Regarding friendliness question: People are nice, in my experience, you will find some overtly friendly and some keep to themselves; it's really a mix of 'types of folks' in town. I honestly have no recollection of common courtesy one way or the other, which is probably a good sign! I think people use appropriate ettiquette in daily interactions. [Which, if coming from a large metro area or some parts of the country, is now a rarity]. The city services are a complete BREEZE to use; this was true in boulder, as well, where we lived for several months first. In Longmont the DMV, library, hospital, etc. are extremely small town in feel-ie, easy to use, access information, get assistance, etc. I rate them highly based on my experiences there. One other thing: Most people we met, loved living in CO! There was civic pride, for sure, and whether people were from Longmont, or had moved there for retirement, to raise a family, etc., there was a sense of 'aren't we living in a great place?', vibe around town. We actually did not love it-lol-but I still rate both the state and Longmont area very highly in terms of quality of life.
Regarding outdoors: Great parks, trails, hiking-it's CO, after all! You can very easily be active, and most people in the boulder/longmont region are.
Hope this personal perspective is helpful. Enjoy your move and good luck w/the decision!
Last edited by lrmsd; 03-14-2012 at 10:32 PM..
It's actually something a new friend mentioned to my spouse, after we moved there. He said "And another thing they don't tell you about, is the wind!" lol. But really, it's not something always mentioned; it's a good piece of info to have, however. [At least in my mind.]
over 7 months now...
Still loving Boulder!
I'm surprised by:
1) the wind (don't remember reading a lot about the wind prior to coming so it came as a bit of a surprise
2) How much I love the public transportation. Don't get me wrong, I love having my own car at my disposal, but the bus system here is pretty decent. Bikers can store their bikes (never saw that before), buses on the main lines run pretty frequently, and riders are VERY polite (everyone greets and thanks the drivers upon entering and exiting the buses! LOVE THAT!).
3) How unpretencious many of the people I've met have been. I meet people all the time with advanced degrees and they neither look or act the part. Very refreshing.
4) At one point, it seemed like we were getting a snow storm once a week; people still had smiles on their faces while clomping around in their Sorell boots. The weather IS as tolerable and variable as people say and I think I like this. The sun and blue skies have made all the difference.
LOL. When I first headed west from the East Coast after college (waaayyy back in the 1970s), I was talking to someone in Boulder who said, "You should go check out Estes Park. It's windy and there are no jobs."
I did, it was, there weren't, but I moved to EP immediately. I found a cabin in town for rent for about $75/month (!!!!), spent a few dollars putting an ad in the local paper and found some work that was just right for me.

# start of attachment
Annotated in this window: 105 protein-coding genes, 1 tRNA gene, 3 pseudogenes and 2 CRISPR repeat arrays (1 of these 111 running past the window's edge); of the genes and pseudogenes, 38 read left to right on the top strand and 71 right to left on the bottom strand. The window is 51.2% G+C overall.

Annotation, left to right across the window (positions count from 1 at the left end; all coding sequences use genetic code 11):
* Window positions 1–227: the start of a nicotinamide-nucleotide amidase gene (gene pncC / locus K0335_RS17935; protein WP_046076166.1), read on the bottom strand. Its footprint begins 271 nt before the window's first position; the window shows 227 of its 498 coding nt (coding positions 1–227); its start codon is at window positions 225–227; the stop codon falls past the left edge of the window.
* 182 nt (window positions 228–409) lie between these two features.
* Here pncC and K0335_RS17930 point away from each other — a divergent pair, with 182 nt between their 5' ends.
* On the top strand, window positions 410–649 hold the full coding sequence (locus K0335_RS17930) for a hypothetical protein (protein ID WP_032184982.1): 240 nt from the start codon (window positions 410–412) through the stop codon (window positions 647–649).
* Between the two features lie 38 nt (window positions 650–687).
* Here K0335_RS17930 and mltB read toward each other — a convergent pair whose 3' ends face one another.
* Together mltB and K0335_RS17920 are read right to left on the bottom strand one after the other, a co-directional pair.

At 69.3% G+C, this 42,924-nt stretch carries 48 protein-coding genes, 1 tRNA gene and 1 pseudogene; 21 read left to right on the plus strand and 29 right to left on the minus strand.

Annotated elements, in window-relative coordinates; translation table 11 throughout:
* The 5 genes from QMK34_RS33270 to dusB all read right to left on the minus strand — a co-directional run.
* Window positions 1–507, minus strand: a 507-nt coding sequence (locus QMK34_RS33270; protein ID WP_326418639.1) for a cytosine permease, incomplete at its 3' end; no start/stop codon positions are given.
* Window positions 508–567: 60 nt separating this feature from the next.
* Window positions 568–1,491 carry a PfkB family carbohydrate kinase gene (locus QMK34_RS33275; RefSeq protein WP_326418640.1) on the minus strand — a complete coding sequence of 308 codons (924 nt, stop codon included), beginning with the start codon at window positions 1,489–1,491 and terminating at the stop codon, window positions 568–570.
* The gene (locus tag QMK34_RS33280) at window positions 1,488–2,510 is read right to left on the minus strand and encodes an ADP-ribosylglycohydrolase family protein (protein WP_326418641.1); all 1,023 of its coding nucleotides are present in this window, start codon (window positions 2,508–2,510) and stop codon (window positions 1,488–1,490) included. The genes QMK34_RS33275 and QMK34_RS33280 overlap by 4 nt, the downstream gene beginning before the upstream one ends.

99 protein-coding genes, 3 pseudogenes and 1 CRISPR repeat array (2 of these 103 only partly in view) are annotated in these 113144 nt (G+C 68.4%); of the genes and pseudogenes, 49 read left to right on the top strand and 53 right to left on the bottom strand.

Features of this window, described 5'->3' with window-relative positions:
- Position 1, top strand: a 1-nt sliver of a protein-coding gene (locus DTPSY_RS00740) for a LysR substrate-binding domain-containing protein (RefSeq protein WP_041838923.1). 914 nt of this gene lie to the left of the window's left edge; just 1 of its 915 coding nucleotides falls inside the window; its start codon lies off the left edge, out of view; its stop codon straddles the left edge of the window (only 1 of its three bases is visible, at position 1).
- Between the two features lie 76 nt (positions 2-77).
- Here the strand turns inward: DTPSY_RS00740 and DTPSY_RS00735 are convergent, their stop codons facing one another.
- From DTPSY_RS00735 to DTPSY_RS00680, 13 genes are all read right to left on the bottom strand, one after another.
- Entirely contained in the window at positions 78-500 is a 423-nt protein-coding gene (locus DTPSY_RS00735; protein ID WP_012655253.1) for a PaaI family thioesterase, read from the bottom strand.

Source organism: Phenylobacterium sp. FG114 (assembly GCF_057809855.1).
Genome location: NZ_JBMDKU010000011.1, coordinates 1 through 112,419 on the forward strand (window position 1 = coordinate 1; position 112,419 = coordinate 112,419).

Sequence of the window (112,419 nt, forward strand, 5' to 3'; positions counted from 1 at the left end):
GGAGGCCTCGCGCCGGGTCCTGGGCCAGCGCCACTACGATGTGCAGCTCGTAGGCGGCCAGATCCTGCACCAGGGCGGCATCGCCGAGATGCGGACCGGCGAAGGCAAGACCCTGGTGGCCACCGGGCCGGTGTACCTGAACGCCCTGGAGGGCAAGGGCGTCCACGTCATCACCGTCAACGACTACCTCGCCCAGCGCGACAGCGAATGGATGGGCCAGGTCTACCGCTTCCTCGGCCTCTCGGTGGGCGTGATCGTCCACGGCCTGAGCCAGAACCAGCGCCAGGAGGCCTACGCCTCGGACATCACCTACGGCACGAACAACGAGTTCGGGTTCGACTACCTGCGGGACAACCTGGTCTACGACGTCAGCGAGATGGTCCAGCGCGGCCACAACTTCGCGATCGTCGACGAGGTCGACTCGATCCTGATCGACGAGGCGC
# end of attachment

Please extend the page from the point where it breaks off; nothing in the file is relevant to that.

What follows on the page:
Out of the past 37 years or so, I have lived in Colorado for over 25. Some things -- like wind and the relative paucity of jobs -- never change. Can't imagine living out my days anywhere else...
My girlfriend worked at Sol Vista (in Grandby) one winter, so I spent quite a bit of time in the area. I also was a season pass holder at Winter Park, and mountain biked there a lot in the summer. Frasier and Tabernash are both VERY small, like one stop sign blips on the state highway. Winter Park and Grandby are the closest "towns" used loosely. It's a pretty remote area, that is almost exclusively driven by tourism any more. It is very pretty though, and is significantly less busy than most of the more famous/post resort areas up I-70 that you mentioned. Winter is long there (Oct-May) with cold days, and a lot of snow. There are great outdoor possibilities (as I am guessing you already know), and from my experience the towns are pretty friendly among the locals. But it is a very small area, so you will probably know each other's business pretty easily.
I guess the question just comes down to how remote you want to be living. Are you okay with having Berthoud pass closed for a few days, and having no access to Denver? Are you okay with occasional horrendous driving conditions? Are you okay with spending a lot of time alone together? Do you have the money to move up there, as real estate is still pretty expensive?
One recommendation for when you go up there (even the visit). Timberline Thai in Fraiser, right on the highway in an old drive in building, you won't miss it.
Some of the locals we knew, liked it up there. Many of their kids did not, and were gone to Denver as soon as they turned 18. It's definitely more of a frontiersman adventure, which I know some people would embrace, you just have to ask yourself if you are those people.
Are you okay with having Berthoud pass closed for a few days, and having no access to Denver? Are you okay with occasional horrendous driving conditions?
We've experienced that pass in winter. It was by FAR the most hazardous road we've taken in our brief journeys in the area.